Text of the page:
In some areas of Scotland, we have seen unusually high levels of rainfall for the time of year and flooding as a result. With this flooding has come some damage to conserved forage stocks. If you have flood damaged forage it will need to be assessed to see if it is still suitable for feeding and what the level of risk may be to animal health.
Flood damaged forage has a high risk of bacterial contamination, especially if it was flooded by slurry or sewage waste (avoid feeding forage that has been contaminated with slurry or sewage). There are several bacteria that can cause problems and there is particular risk from listeria, clostridia, bacilli and enterobacteria which can lead to poor intakes and growth rates, abortion and in serious cases, death. If you have contaminated forage, it’s important to consider if feeding it is too great a risk to animal health. In some cases, there will be no other option than to feed some affected forage and it is about minimising the risk.
What are you looking for in flood damaged forage?
- Texture – soil and silt contamination: Forages that have had water run through them have a high risk of soil and silt remains in the bale/pit will have a gritty texture. These are high risk of listeria bacteria, and the soil contamination will also act as an antagonist to minerals in the rumen. If it feels slimy this would indicate a clostridial secondary fermentation.
- Changes in smell: changes in smell of affected and unaffected forage will also indicate changes to fermentation and bacterial growth.
- pH change: check for a difference in the pH of the affected forage compared to unaffected forage (which would indicate changes in the stability of the fermentation). The pH can be tested easily using pH strips or send affected and unaffected silage samples away for testing at a laboratory to compare. This will give an indication of any secondary fermentation which is when the silage fermentation has been interrupted and it tries to ferment again. Poor fermentation makes it a better breeding ground for bacteria.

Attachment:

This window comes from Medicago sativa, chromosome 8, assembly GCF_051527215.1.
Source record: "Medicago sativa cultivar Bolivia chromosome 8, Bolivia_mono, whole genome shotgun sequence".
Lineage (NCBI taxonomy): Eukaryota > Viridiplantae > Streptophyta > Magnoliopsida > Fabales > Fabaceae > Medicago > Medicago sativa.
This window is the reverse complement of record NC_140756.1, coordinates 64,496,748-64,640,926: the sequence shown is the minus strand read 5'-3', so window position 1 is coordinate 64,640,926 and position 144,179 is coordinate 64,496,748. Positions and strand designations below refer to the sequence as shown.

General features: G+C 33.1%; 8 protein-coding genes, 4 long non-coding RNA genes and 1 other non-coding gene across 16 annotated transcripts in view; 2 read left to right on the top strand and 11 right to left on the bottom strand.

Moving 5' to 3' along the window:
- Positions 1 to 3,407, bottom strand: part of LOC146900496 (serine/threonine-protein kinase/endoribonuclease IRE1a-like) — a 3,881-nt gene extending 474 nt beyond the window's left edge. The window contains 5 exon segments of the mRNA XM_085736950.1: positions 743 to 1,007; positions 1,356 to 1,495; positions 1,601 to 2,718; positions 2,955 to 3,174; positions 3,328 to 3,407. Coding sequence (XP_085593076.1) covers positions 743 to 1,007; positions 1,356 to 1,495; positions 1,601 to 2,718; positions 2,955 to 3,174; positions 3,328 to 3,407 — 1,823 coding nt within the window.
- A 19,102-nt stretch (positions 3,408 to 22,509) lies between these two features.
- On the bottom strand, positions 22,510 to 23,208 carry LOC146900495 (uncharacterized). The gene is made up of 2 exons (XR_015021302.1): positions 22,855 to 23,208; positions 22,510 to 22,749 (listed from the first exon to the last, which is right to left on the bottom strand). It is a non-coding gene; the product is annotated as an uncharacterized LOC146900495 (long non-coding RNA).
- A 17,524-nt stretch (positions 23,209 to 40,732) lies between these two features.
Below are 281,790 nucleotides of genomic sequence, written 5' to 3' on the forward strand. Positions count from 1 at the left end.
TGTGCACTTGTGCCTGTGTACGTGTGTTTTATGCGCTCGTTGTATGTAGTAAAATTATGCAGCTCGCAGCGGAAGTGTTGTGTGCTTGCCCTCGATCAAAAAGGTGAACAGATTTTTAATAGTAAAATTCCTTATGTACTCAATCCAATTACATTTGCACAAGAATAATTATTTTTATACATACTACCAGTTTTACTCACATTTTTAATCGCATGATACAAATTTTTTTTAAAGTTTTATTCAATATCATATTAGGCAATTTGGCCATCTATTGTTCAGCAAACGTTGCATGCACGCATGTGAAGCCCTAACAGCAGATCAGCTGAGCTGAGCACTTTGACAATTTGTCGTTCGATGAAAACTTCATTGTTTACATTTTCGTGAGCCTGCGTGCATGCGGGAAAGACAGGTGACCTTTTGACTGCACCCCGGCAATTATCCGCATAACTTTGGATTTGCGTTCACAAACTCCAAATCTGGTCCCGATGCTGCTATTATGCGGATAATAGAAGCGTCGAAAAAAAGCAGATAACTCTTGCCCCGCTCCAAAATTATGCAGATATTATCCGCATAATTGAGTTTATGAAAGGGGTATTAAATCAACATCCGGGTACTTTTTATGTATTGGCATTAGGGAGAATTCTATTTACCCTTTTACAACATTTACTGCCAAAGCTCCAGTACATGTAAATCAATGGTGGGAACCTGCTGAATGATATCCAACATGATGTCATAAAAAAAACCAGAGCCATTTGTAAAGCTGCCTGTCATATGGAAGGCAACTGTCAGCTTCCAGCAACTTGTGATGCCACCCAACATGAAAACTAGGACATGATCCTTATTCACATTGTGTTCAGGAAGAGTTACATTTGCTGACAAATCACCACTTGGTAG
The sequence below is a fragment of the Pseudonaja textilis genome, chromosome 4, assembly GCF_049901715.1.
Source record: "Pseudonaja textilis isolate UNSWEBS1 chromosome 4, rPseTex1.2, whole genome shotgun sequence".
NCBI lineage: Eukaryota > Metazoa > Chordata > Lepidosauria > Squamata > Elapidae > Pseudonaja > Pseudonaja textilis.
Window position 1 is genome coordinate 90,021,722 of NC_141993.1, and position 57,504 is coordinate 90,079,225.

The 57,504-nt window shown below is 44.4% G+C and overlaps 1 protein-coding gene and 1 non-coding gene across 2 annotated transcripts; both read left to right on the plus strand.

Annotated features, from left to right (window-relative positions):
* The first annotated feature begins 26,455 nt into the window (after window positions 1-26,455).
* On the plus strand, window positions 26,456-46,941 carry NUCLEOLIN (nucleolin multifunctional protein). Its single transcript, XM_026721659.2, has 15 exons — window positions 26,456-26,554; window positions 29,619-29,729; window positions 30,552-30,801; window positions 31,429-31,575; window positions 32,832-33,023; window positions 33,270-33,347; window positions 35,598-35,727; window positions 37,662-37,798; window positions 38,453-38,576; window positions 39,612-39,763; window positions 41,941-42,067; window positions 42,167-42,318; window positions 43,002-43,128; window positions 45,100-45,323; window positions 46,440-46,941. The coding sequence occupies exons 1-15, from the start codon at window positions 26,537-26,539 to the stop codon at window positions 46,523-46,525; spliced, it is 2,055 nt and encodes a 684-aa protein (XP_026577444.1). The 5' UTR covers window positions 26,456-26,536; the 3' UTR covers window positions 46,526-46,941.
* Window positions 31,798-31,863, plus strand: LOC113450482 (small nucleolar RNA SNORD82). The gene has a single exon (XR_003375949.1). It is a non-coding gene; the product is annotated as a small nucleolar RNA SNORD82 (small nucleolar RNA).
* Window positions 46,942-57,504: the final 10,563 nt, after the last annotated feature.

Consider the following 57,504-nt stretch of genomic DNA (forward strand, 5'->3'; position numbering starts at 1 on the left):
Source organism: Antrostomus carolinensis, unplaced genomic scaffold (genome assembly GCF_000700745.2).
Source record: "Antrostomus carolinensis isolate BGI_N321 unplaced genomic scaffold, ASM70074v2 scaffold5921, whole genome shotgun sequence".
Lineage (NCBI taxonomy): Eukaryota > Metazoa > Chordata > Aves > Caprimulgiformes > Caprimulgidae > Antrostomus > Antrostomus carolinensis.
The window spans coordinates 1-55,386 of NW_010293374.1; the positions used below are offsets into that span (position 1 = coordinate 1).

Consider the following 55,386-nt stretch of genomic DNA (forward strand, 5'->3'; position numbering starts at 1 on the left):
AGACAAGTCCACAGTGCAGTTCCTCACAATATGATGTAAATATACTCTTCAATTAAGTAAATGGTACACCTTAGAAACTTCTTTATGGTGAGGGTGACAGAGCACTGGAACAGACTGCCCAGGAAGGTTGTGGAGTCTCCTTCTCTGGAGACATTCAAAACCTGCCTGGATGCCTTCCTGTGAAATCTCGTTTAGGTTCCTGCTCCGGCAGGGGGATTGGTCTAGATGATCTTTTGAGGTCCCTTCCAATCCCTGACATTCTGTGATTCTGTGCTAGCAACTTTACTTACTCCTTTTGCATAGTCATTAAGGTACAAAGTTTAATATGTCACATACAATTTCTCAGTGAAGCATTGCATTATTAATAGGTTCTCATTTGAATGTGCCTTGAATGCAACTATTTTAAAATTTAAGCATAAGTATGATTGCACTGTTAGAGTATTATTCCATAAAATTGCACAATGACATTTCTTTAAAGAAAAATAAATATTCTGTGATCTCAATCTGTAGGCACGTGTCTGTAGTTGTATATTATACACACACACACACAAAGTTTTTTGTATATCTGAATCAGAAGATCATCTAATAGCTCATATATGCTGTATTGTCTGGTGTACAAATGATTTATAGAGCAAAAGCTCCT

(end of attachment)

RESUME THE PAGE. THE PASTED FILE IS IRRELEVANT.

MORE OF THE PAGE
Practical advice for feeding contaminated forage
- Discard as much visibly mouldy material as you can and if using a mixer wagon do not put mouldy material in as it will spread the contaminated material and bacteria, the stock cannot pick it out!
- Avoid feeding contaminated forage to sensitive stock such as pregnant cows or ewes, or lactating animals, if it must be fed dilute it as much as possible with better forage.
- Use damaged bales quickly to avoid build up of bacteria.
- Patch and reseal what you can to avoid further damage from air getting in.
- Dry forages, such as hay and straw, that have been flood damaged may also go mouldy and heat if they have taken on water. Avoid feeding flood damaged straw, keep it for bedding. Use hay quickly and avoid using hay that has been sitting wet for a long periods.
RSABI are there to help if you have been unfortunate enough to have had severe forage losses, please do not feel stuck there is help on offer to get you through the winter.